Logistics of Goods and Services

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  • 0:03 Logistics Defined
  • 1:05 Logistics Activities
  • 3:54 Intermediaries & Logistics
  • 4:56 Lesson Summary
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Lesson Transcript
Instructor: Shawn Grimsley

Shawn has a masters of public administration, JD, and a BA in political science.

Logistics management is essential for the proper functioning of a supply chain and for successfully serving customers. In this lesson, you'll learn about the role of logistics in supply chain management and how intermediaries can be used in the process.

Logistics Defined

Anne is in charge of logistics management at a company that manufactures computers and related hardware. The Council of Supply Chain Management Professionals defines logistics as that part of the supply chain process that plans, implements and controls the efficient, effective flow and storage of goods, services and related information from point of origin to point of consumption in order to meet customer requirements. The concept of logistics may sound complicated, but it really isn't. You can think of logistics as making sure that the goods, services and information are where they are supposed to be at the right time.

Anne's job is to make sure that the company receives the goods and services necessary to make its computers and related products. She also must make sure that the finished products are distributed to the company's customers safely and in a timely manner. In addition, she coordinates with the company's customer service department, ensuring the right support and parts are provided as needed.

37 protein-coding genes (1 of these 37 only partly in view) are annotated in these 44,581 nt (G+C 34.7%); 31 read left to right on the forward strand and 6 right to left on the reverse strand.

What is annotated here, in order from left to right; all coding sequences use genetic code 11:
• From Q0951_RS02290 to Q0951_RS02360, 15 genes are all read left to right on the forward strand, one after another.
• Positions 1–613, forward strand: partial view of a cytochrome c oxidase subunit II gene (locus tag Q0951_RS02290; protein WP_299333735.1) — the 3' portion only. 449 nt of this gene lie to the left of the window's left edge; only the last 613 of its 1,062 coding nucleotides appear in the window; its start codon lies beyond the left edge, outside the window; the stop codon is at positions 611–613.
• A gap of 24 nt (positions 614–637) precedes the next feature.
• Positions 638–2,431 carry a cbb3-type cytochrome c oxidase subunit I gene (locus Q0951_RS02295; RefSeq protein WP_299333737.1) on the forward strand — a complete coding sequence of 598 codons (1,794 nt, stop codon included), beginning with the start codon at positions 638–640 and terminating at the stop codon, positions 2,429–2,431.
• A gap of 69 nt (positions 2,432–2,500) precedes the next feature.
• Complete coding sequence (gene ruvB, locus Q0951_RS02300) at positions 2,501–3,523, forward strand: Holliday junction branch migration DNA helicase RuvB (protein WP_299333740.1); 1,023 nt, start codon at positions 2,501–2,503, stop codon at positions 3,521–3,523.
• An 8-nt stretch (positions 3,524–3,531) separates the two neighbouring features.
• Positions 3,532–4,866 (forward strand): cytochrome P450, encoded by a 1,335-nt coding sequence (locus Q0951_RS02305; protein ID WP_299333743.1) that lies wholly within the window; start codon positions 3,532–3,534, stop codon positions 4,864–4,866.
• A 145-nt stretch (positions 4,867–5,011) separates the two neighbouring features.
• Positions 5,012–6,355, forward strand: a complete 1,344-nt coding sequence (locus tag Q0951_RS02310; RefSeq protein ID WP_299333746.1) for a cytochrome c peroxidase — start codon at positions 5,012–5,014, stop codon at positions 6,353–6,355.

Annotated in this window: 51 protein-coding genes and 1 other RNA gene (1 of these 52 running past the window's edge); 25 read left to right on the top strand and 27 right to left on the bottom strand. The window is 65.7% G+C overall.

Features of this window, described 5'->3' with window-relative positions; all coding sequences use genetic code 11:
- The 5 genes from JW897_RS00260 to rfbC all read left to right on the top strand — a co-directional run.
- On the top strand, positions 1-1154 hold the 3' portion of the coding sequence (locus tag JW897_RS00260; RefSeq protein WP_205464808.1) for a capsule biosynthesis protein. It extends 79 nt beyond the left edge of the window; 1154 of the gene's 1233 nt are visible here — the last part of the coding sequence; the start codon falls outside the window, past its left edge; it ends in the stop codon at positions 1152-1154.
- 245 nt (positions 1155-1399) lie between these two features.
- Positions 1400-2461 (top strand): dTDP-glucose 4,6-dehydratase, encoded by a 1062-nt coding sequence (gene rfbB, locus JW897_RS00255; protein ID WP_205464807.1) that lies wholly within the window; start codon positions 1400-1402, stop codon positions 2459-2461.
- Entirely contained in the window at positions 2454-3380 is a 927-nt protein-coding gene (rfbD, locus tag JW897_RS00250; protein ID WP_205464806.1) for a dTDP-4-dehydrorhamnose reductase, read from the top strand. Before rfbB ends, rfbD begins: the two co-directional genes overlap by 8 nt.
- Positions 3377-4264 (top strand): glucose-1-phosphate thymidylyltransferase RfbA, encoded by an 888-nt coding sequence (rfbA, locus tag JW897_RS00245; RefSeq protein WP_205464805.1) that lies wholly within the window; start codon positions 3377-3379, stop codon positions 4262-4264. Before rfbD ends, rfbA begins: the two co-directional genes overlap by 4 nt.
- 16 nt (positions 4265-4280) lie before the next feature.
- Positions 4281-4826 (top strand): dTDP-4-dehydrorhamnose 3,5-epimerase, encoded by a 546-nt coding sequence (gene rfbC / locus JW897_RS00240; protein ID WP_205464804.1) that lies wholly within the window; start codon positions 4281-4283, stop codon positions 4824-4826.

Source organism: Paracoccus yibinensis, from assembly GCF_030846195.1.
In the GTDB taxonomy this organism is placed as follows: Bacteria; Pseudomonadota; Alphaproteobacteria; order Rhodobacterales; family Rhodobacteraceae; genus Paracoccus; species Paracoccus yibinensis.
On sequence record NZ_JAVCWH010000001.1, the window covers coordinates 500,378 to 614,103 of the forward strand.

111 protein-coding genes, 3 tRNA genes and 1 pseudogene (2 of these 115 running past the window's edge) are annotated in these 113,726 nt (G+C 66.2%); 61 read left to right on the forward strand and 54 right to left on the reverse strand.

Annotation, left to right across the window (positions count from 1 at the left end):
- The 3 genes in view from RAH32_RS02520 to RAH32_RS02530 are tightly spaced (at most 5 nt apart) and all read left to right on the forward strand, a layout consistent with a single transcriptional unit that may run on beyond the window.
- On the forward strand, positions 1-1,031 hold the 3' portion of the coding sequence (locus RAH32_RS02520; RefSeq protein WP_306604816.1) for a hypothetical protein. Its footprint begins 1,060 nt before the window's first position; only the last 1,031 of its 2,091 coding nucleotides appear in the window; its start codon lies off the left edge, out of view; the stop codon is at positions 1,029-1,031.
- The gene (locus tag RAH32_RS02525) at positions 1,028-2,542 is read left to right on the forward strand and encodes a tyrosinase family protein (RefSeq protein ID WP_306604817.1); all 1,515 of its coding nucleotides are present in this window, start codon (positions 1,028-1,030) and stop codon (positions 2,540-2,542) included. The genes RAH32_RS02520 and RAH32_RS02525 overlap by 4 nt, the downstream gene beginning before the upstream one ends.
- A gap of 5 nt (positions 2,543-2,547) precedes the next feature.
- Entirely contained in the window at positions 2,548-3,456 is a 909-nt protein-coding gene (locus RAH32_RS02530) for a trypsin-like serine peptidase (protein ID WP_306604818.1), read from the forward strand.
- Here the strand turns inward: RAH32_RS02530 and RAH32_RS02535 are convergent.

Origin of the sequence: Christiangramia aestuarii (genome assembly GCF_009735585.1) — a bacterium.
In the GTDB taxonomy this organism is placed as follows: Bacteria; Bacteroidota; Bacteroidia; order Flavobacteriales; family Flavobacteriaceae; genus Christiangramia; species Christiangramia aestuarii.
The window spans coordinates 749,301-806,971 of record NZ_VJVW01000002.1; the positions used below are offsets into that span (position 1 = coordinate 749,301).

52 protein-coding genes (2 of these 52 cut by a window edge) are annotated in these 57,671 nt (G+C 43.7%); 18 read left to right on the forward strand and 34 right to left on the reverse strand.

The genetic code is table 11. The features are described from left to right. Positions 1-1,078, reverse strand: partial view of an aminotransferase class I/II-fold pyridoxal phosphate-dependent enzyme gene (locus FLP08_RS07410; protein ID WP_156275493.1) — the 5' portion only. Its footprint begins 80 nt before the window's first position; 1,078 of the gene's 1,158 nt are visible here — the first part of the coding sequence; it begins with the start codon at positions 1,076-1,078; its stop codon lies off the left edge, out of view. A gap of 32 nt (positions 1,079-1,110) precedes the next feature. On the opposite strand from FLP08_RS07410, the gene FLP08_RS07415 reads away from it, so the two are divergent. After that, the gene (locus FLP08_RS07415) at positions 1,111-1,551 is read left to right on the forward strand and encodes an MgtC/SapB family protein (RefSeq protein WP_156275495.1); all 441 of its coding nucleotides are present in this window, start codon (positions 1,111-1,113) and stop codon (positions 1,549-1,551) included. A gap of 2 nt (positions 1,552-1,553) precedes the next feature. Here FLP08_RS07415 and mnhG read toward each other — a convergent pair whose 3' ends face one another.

Logistics Activities

Let's look at some common logistics activities in which Anne is routinely engaged. Transportation involves the movement of goods, such as raw materials and parts, for her company's products and finished products for customers. Anne will have to decide how the goods will be transported and by whom.

Storage involves warehousing of goods. There is a relationship between transportation, storage and inventory control. The slower the mode of transportation that Anne uses, the more inventory she may decide to store, which will require more storage capacity. For example, if her goods are shipped via ship instead of air, she probably will keep more inventory on hand because transoceanic shipping takes time.

Inventory control is making sure there is enough inventory available to meet the company's and its customer's needs and ensuring that inventory levels are accurately recorded and monitored. Inventory can consist of the raw materials and parts used to produce goods and the finished goods ready to be distributed to customers.

Packaging is required for the safe transport of goods. Materials handling relates to the flow of goods into a warehouse, placement of goods in a warehouse and movement out of the warehouse. Order fulfillment involves fulfilling and shipping customer orders.

Demand forecasting is predicting the level of inventory needed by the company. Anne needs to be careful to forecast accurately or the needs of the company or its customers may not be timely met. Production planning is related to forecasting and involves calculating the production capacity of the company based on inventory levels. Sometimes, logistics managers, like Anne, will work with production managers during the planning process.

Procurement is also sometimes included in the logistics process. Procurement is simply the acquisition of goods necessary for the company to engage in its production activities. There needs to be sufficient raw materials and parts in inventory to meet the company's production needs. Customer service is also relevant to logistics. Anne needs to ensure that there are proper inventory levels, storage and transportation systems in place to meet customer orders in a timely manner.

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